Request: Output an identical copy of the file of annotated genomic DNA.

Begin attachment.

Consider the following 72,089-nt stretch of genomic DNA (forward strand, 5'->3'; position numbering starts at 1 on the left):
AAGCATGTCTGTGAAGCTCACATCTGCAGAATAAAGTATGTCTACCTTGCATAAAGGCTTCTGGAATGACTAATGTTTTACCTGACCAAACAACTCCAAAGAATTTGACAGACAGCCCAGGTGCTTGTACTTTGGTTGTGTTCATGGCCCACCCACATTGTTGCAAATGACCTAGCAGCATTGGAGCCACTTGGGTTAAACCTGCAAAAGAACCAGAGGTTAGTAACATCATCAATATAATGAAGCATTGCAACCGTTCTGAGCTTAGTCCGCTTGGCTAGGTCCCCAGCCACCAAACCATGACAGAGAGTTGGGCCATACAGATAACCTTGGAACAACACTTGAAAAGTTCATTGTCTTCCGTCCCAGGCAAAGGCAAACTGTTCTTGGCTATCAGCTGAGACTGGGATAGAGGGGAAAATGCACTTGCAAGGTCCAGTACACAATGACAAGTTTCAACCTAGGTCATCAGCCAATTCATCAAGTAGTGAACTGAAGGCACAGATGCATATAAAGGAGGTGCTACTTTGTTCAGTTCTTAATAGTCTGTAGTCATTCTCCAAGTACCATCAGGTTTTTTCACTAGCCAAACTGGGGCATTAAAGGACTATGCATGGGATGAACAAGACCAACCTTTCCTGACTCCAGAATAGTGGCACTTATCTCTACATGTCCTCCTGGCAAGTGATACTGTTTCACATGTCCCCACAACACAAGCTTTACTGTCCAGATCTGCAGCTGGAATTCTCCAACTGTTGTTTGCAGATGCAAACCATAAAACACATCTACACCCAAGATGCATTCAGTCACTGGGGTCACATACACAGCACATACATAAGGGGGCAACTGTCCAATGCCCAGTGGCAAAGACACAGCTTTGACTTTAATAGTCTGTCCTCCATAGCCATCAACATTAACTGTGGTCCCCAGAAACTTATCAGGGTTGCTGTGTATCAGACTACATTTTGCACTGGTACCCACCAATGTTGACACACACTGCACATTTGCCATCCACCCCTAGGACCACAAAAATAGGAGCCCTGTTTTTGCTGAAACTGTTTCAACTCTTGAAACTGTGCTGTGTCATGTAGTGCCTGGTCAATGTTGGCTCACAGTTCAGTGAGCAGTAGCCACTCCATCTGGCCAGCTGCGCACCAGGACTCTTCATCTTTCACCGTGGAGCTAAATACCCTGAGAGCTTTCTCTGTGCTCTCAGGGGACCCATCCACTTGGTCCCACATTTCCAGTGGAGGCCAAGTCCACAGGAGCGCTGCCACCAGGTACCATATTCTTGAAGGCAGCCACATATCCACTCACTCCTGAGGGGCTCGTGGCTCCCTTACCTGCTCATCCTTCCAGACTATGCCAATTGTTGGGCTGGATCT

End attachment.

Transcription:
Consider the following 72,089-nt stretch of genomic DNA (forward strand, 5'->3'; position numbering starts at 1 on the left):
AAGCATGTCTGTGAAGCTCACATCTGCAGAATAAAGTATGTCTACCTTGCATAAAGGCTTCTGGAATGACTAATGTTTTACCTGACCAAACAACTCCAAAGAATTTGACAGACAGCCCAGGTGCTTGTACTTTGGTTGTGTTCATGGCCCACCCACATTGTTGCAAATGACCTAGCAGCATTGGAGCCACTTGGGTTAAACCTGCAAAAGAACCAGAGGTTAGTAACATCATCAATATAATGAAGCATTGCAACCGTTCTGAGCTTAGTCCGCTTGGCTAGGTCCCCAGCCACCAAACCATGACAGAGAGTTGGGCCATACAGATAACCTTGGAACAACACTTGAAAAGTTCATTGTCTTCCGTCCCAGGCAAAGGCAAACTGTTCTTGGCTATCAGCTGAGACTGGGATAGAGGGGAAAATGCACTTGCAAGGTCCAGTACACAATGACAAGTTTCAACCTAGGTCATCAGCCAATTCATCAAGTAGTGAACTGAAGGCACAGATGCATATAAAGGAGGTGCTACTTTGTTCAGTTCTTAATAGTCTGTAGTCATTCTCCAAGTACCATCAGGTTTTTTCACTAGCCAAACTGGGGCATTAAAGGACTATGCATGGGATGAACAAGACCAACCTTTCCTGACTCCAGAATAGTGGCACTTATCTCTACATGTCCTCCTGGCAAGTGATACTGTTTCACATGTCCCCACAACACAAGCTTTACTGTCCAGATCTGCAGCTGGAATTCTCCAACTGTTGTTTGCAGATGCAAACCATAAAACACATCTACACCCAAGATGCATTCAGTCACTGGGGTCACATACACAGCACATACATAAGGGGGCAACTGTCCAATGCCCAGTGGCAAAGACACAGCTTTGACTTTAATAGTCTGTCCTCCATAGCCATCAACATTAACTGTGGTCCCCAGAAACTTATCAGGGTTGCTGTGTATCAGACTACATTTTGCACTGGTACCCACCAATGTTGACACACACTGCACATTTGCCATCCACCCCTAGGACCACAAAAATAGGAGCCCTGTTTTTGCTGAAACTGTTTCAACTCTTGAAACTGTGCTGTGTCATGTAGTGCCTGGTCAATGTTGGCTCACAGTTCAGTGAGCAGTAGCCACTCCATCTGGCCAGCTGCGCACCAGGACTCTTCATCTTTCACCGTGGAGCTAAATACCCTGAGAGCTTTCTCTGTGCTCTCAGGGGACCCATCCACTTGGTCCCACATTTCCAGTGGAGGCCAAGTCCACAGGAGCGCTGCCACCAGGTACCATATTCTTGAAGGCAGCCACATATCCACTCACTCCTGAGGGGCTCGTGGCTCCCTTACCTGCTCATCCTTCCAGACTATGCCAATTGTTGGGCTGGATCT